The effects of price increases on the poor

    If there’s anything a worldwide pandemic highlights, it’s that we truly are linked together. This is nothing new as we have been experiencing the effects of globalisation since the end of the 18th century with the first wave of the industrial revolution. One decision affects the rest of the world. This was experienced in the 2009 financial crisis and it is being experienced today with the COVID-19 pandemic.

    As Malta imports most of its products the effects are felt by the consumers. If there is a price increase from the manufacturing country then this carries its consequences in Malta too. This is understandable. Because of the measures taken to curb COVID 19 many businesses, importers, retailers, factories, both locally and overseas, are closing down thus rendering essential products scarce.

    One of the basic concepts of economics is demand versus supply. Demand implies the desire for a good whilst supply alludes to the total amount of product available for sale. When the demand rises there is a shortage in supply and consequently, prices increase.  One could argue that this effect is natural.

    The Nationalist Party was the party in Government when free trade was promoted, prices controls were removed and the party which promoted a free market. The economic freedom of the free market leads to the ones of no goodwill to take advantage of an adverse situation to increase profits. This, I highlighted in a recent press release appealing to the Government to take control of the situation, provided the extraordinary circumstances we are living in. After the issuance of the press release, the Minister of Economy answered that he will be monitoring the situation.

    One might argue that if high prices are imported the Government isn’t to blame. True. But the Government is ultimately responsible to see the impact on the economy and moreover on the poor and vulnerable. Things being normal, any increase in price cuts out a poor person to buy a particular product over another. With the cost of living steeping and wages not increasing as rapidly, the low-income earners will be the first to be impacted.

    In earlier years in Malta, studies and statistics prove this, the south was less wealthy than the rest of the island. In later years there was a shift to a particular area in the North. Nowadays the poor and vulnerable are more widespread. This, I can testify myself as during the last month I lost count of the number of families that asked for foodbank services.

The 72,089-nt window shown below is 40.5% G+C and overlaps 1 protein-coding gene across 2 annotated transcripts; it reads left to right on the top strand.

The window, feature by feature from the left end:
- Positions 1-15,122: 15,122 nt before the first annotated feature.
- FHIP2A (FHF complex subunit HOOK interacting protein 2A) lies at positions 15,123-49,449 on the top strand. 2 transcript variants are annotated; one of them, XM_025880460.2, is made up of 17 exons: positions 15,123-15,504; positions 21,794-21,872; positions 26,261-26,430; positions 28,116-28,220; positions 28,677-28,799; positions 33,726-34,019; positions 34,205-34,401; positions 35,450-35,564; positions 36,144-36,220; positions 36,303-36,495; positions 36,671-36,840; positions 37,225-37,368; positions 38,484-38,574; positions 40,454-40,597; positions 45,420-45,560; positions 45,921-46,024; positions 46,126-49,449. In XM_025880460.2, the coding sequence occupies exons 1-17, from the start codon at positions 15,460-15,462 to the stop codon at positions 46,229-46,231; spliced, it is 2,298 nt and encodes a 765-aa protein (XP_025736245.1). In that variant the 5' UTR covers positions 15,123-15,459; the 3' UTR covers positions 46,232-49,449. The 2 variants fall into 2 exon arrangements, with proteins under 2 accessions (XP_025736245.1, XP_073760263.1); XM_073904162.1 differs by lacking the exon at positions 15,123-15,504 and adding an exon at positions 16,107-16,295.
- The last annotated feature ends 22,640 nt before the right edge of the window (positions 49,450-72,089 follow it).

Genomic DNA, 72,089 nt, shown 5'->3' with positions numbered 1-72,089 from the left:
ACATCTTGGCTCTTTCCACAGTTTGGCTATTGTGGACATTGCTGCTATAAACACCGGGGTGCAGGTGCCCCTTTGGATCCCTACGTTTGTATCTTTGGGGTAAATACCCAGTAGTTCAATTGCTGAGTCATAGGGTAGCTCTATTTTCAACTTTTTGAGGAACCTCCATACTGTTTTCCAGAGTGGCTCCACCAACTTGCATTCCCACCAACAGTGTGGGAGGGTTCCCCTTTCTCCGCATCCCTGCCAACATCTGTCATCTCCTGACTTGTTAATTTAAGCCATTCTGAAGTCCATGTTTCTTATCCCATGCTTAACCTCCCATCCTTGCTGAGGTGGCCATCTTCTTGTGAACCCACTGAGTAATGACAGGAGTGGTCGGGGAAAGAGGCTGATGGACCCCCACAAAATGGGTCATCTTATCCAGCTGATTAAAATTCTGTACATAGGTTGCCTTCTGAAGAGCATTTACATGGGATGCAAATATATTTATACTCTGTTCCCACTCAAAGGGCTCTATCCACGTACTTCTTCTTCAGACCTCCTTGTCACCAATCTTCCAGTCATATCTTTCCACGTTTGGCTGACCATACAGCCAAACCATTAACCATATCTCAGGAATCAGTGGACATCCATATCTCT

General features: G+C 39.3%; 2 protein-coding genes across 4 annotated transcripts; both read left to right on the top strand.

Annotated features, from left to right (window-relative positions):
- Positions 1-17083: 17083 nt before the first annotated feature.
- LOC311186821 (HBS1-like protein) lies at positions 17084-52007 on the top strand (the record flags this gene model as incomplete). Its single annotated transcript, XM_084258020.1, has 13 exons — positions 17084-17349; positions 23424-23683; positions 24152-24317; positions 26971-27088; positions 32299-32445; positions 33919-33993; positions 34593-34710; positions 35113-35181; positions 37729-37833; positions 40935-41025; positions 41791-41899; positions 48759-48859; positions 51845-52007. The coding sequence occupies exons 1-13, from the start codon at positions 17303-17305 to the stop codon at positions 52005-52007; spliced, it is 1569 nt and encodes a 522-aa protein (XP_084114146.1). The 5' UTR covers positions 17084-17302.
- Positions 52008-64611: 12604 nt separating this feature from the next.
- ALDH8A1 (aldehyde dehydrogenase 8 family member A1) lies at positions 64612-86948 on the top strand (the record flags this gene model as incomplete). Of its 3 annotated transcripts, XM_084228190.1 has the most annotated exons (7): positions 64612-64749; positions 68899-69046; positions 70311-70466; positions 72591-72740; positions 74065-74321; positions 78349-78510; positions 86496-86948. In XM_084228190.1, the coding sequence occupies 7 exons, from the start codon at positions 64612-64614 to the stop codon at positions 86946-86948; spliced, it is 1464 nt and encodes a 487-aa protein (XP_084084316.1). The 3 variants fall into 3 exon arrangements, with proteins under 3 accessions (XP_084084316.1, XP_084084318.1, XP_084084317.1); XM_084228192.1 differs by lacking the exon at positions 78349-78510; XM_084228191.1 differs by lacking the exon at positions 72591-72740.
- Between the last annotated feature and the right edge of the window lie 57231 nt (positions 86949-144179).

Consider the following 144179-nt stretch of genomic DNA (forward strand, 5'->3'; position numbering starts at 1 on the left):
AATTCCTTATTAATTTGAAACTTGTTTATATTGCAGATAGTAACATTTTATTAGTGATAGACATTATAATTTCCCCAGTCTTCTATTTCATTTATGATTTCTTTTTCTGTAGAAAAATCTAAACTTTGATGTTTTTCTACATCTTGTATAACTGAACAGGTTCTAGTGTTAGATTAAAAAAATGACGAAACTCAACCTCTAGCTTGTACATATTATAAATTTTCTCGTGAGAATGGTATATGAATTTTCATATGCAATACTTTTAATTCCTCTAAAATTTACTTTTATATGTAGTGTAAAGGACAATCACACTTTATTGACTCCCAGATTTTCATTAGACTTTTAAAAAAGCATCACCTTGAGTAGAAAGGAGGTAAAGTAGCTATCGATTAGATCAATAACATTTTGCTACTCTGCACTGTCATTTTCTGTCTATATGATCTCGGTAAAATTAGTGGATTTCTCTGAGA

Increase in prices hit hard, a high-income earner is hit but not as much as those who are at the lowest echelons of society. What can be done to help the low-income earner survive? Studies show, through research, that to help the poor, and hence help them face the impact of price increase, it would be ideal to increase the lower incomes proportionately with the cost of living. The widening of tax bands can also be considered.

    This is unjust and abusive. If prices are increased abusively, they are increased for everyone thus pushing the poor and vulnerable even further down a slippery slope. Unreachable prices could render more scarcities.

    As we all know if there is an increase in one of the staple items everything else will increase. For example, when the price of fuel remains high or doesn’t decrease in proportion to the oil barrel price, the prices on food items will be impacted. Should the Government not intervene when the lowest ranking people of society are being deprived of such a basic need due to financial difficulties?  Statistics show that there is a correlation between scarcities and crime and if prices skyrocket without the Government intervention, we could see an increased rate in criminal activity.

    I urge the Government to address the exorbitant prices on necessities so that those who afford the less will be least impacted.

    Ignored behaviour is condoned behaviour.